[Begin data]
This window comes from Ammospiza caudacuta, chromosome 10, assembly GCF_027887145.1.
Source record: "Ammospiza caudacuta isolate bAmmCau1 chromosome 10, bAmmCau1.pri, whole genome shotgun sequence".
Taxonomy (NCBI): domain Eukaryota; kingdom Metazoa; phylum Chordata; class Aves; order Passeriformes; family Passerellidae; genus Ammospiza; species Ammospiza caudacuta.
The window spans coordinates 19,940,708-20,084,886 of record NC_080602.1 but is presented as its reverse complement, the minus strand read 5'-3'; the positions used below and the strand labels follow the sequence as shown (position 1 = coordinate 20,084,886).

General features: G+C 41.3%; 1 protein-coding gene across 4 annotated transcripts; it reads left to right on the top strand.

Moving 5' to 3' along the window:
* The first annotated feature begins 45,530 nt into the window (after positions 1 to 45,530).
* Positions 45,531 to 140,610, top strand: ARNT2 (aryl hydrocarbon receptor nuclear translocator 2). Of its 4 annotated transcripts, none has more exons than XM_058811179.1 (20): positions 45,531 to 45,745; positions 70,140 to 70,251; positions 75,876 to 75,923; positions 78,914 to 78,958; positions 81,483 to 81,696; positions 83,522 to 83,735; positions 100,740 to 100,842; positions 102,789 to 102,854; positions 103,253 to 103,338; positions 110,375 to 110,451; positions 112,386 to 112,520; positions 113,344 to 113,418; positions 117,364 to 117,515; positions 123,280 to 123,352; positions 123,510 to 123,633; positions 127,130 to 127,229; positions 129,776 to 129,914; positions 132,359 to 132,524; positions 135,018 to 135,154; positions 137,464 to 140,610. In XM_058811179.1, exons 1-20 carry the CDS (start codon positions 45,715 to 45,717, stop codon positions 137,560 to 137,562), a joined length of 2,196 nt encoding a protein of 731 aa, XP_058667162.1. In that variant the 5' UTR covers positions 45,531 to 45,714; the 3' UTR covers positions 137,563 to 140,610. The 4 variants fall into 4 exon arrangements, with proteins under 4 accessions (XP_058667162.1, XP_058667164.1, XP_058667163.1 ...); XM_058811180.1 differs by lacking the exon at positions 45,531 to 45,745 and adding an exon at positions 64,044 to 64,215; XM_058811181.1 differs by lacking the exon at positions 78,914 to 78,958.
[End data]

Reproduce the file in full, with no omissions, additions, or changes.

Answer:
This window comes from Ammospiza caudacuta, chromosome 10, assembly GCF_027887145.1.
Source record: "Ammospiza caudacuta isolate bAmmCau1 chromosome 10, bAmmCau1.pri, whole genome shotgun sequence".
Taxonomy (NCBI): domain Eukaryota; kingdom Metazoa; phylum Chordata; class Aves; order Passeriformes; family Passerellidae; genus Ammospiza; species Ammospiza caudacuta.
The window spans coordinates 19,940,708-20,084,886 of record NC_080602.1 but is presented as its reverse complement, the minus strand read 5'-3'; the positions used below and the strand labels follow the sequence as shown (position 1 = coordinate 20,084,886).

General features: G+C 41.3%; 1 protein-coding gene across 4 annotated transcripts; it reads left to right on the top strand.

Moving 5' to 3' along the window:
* The first annotated feature begins 45,530 nt into the window (after positions 1 to 45,530).
* Positions 45,531 to 140,610, top strand: ARNT2 (aryl hydrocarbon receptor nuclear translocator 2). Of its 4 annotated transcripts, none has more exons than XM_058811179.1 (20): positions 45,531 to 45,745; positions 70,140 to 70,251; positions 75,876 to 75,923; positions 78,914 to 78,958; positions 81,483 to 81,696; positions 83,522 to 83,735; positions 100,740 to 100,842; positions 102,789 to 102,854; positions 103,253 to 103,338; positions 110,375 to 110,451; positions 112,386 to 112,520; positions 113,344 to 113,418; positions 117,364 to 117,515; positions 123,280 to 123,352; positions 123,510 to 123,633; positions 127,130 to 127,229; positions 129,776 to 129,914; positions 132,359 to 132,524; positions 135,018 to 135,154; positions 137,464 to 140,610. In XM_058811179.1, exons 1-20 carry the CDS (start codon positions 45,715 to 45,717, stop codon positions 137,560 to 137,562), a joined length of 2,196 nt encoding a protein of 731 aa, XP_058667162.1. In that variant the 5' UTR covers positions 45,531 to 45,714; the 3' UTR covers positions 137,563 to 140,610. The 4 variants fall into 4 exon arrangements, with proteins under 4 accessions (XP_058667162.1, XP_058667164.1, XP_058667163.1 ...); XM_058811180.1 differs by lacking the exon at positions 45,531 to 45,745 and adding an exon at positions 64,044 to 64,215; XM_058811181.1 differs by lacking the exon at positions 78,914 to 78,958.